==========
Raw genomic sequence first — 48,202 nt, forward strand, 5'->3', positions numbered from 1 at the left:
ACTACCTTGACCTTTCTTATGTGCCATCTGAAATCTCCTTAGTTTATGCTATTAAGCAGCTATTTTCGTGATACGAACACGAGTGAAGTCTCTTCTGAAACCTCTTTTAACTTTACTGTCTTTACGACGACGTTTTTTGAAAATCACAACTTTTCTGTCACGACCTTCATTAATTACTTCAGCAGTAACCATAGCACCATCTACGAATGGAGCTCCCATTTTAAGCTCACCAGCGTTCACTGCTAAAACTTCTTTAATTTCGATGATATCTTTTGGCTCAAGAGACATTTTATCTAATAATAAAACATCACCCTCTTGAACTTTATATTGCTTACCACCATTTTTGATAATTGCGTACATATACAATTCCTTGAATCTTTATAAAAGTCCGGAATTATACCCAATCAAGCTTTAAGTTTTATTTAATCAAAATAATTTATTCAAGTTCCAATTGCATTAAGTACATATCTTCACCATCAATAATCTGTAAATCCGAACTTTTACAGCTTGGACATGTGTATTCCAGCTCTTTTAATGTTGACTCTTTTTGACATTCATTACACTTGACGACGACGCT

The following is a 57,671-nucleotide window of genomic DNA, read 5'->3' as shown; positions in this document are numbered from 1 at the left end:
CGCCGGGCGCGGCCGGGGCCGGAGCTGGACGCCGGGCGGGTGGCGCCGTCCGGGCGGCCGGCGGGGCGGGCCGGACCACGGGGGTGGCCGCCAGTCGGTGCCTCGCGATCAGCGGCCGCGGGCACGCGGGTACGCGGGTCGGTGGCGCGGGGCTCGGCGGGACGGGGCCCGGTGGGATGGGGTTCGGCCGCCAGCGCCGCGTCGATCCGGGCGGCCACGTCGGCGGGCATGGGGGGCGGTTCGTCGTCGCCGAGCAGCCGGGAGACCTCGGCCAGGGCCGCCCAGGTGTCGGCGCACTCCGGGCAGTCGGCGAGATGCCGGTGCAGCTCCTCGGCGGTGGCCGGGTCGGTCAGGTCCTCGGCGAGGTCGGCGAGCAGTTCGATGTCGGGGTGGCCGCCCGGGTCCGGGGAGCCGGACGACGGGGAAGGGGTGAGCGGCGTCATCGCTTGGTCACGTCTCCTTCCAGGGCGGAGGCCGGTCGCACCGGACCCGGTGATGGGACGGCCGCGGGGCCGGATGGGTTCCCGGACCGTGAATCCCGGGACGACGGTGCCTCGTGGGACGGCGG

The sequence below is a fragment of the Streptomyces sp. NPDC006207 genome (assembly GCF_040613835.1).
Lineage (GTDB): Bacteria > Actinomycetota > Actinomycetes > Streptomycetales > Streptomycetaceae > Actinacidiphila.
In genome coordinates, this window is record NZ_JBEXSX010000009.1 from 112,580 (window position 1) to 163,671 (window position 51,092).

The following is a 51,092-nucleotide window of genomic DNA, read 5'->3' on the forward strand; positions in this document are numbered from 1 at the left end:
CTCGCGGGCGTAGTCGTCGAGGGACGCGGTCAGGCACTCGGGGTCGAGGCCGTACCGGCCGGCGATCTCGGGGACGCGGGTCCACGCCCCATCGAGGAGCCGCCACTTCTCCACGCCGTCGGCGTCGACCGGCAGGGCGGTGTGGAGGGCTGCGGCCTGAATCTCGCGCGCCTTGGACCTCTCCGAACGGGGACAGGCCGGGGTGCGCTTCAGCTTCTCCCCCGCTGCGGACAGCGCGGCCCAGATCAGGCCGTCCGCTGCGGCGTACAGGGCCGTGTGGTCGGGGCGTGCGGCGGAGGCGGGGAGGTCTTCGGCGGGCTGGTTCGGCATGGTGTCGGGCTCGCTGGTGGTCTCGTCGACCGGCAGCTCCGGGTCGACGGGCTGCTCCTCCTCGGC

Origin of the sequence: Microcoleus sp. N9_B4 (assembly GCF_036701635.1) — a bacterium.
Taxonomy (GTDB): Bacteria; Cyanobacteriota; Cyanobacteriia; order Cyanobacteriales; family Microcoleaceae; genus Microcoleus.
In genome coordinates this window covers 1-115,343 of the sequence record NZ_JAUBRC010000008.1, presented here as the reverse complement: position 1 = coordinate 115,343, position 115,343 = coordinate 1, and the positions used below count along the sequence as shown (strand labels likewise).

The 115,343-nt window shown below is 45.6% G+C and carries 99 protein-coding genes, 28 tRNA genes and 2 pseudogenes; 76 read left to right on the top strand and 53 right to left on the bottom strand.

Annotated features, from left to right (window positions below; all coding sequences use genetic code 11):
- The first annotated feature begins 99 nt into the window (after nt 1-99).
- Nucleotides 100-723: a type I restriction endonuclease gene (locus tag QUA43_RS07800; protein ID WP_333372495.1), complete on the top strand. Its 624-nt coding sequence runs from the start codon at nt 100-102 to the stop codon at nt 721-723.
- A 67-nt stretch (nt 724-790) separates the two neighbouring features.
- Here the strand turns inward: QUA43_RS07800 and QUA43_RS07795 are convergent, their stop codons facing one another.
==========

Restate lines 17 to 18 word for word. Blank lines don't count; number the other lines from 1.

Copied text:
- A 67-nt stretch (nt 724-790) separates the two neighbouring features.
- Here the strand turns inward: QUA43_RS07800 and QUA43_RS07795 are convergent, their stop codons facing one another.